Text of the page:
Facebook's $19 billion acquisition of cross-platform messaging service WhatsApp was obviously a boon for WhatsApp's founders, employees and investors, but it also proved to be a good thing for several of WhatsApp's biggest competitors.
Thanks to a post-acquisition WhatsApp outage—and perhaps thanks to concerns about the service's future under a new owner—Telegram, a rival messaging app, reportedly saw millions of downloads in the days following the announcement of the WhatsApp acquisition. At one point, Telegram announced that it was seeing 100 registrations per second.
Telegram's secret weapon: a public API?
Unlike WhatsApp, Telegram is completely free and its creators promise that the app will remain ad- and subscription-fee-free "forever." In addition, Telegram touts itself as being far more secure than WhatsApp, a selling point that may resonate with individuals concerned about privacy.
But Telegram's most powerful weapon in the battle to remove WhatsApp from its billion-dollar throne may be a public API. Using the Telegram API, developers can access the same functionality as Telegram's official apps to build their own messaging applications.
Already, developers have used Telegram's API to build clients for Windows, Mac OSX and Linux. And proving that Telegram is not at all concerned that developers might build better experiences for iOS and Android, the two platforms for which it offers official clients, Telegram offers the source code for its Android and iOS apps under an open-source license.
Telegram's public API and support for developers wanting to build their own Telegram clients stands in stark contrast to WhatsApp, which in the week leading up to its acquisition issued DMCA takedown notices for GitHub projects that were based on the reverse engineering of its private API, even though WhatsApp is based on a modified version of XMPP, an open and widely used protocol.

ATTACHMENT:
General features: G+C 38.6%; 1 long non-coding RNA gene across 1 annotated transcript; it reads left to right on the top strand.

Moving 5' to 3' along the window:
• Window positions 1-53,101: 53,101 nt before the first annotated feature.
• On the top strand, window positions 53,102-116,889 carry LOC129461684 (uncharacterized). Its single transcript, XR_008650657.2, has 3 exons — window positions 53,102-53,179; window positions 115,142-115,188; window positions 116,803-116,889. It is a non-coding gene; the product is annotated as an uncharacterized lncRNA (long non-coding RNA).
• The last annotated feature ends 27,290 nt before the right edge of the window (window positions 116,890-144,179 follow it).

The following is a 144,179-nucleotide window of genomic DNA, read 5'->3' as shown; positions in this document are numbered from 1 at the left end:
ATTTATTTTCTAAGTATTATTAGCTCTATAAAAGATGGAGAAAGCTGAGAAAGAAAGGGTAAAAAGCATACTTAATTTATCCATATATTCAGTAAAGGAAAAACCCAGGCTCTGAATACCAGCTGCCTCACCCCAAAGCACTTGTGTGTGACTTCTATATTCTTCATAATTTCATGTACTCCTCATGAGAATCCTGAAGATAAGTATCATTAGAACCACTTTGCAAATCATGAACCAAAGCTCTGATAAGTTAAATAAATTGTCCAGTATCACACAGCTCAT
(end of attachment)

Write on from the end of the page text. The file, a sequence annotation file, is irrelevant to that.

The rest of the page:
This raises a $19 billion question: Can Telegram's API become a meaningful competitive advantage against WhatsApp?
WhatsApp has powerful network effects and even if Telegram's millions of new users were all ditching WhatsApp, it would seem that Telegram still has a long way to go before it can realistically catch up.
But the meteoric rise of services like Instagram, Snapchat and WhatsApp show that it is possible for upstarts to gain rapid adoption by creating great experiences that do one or two things really, really well. If Telegram's API successfully attracts developers who can build superior messaging experiences across all major platforms, WhatsApp's network effects may prove less powerful than thought.
Battle of the API strategies
As Cyril Vart of French business consultancy FABERNOVEL recently told ProgrammableWeb, "APIs will be the pipeline for the 21st century gold: data." But mining gold isn't always a profitable business. Without the right API strategy, a company may never be able to turn its gold into dollars.
Twitter is the perfect example of a company that learned this the hard way. Originally, the social media behemoth encouraged developers to use its public API and imposed relatively few limitations on them. That was the foundation of a vibrant ecosystem that included a variety of third-party applications that Twitter users adopted to interact with the microblogging service. But as Twitter's focus shifted from user growth to monetization, it became clear that Twitter had to own the user experience if it was going to be able to create a viable revenue model. Twitter didn't kill its public API, which still serves a purpose, but developers of certain kinds of applications built on its public API were essentially told their contributions were no longer needed.
WhatsApp never put itself in a position where it had to grapple with a Twitter-like API strategy dilemma. The company offers no public API and has always owned the user experience on every platform it supports. Without such a private API strategy and the control it affords, WhatsApp may never have created the type of perceived value that Facebook was willing to pay billions for.
Telegram, on the other hand, is clearly committed to a public API strategy. That might make it impossible for the service to achieve a WhatsApp-like outcome, but that's not what its creators are aiming for anyway. They refer to Telegram as a "non-commercial project" and currently pay the bills using funds provided by a generous donor. But none of this means Telegram doesn't have the potential to significantly disrupt a competitor that was just purchased for 11 figures.
As WhatsApp, Telegram and others do battle, companies operating in highly competitive markets on the consumer internet should pay close attention. API strategy could play a very large role in who wins, and who loses, tomorrow's great fortunes.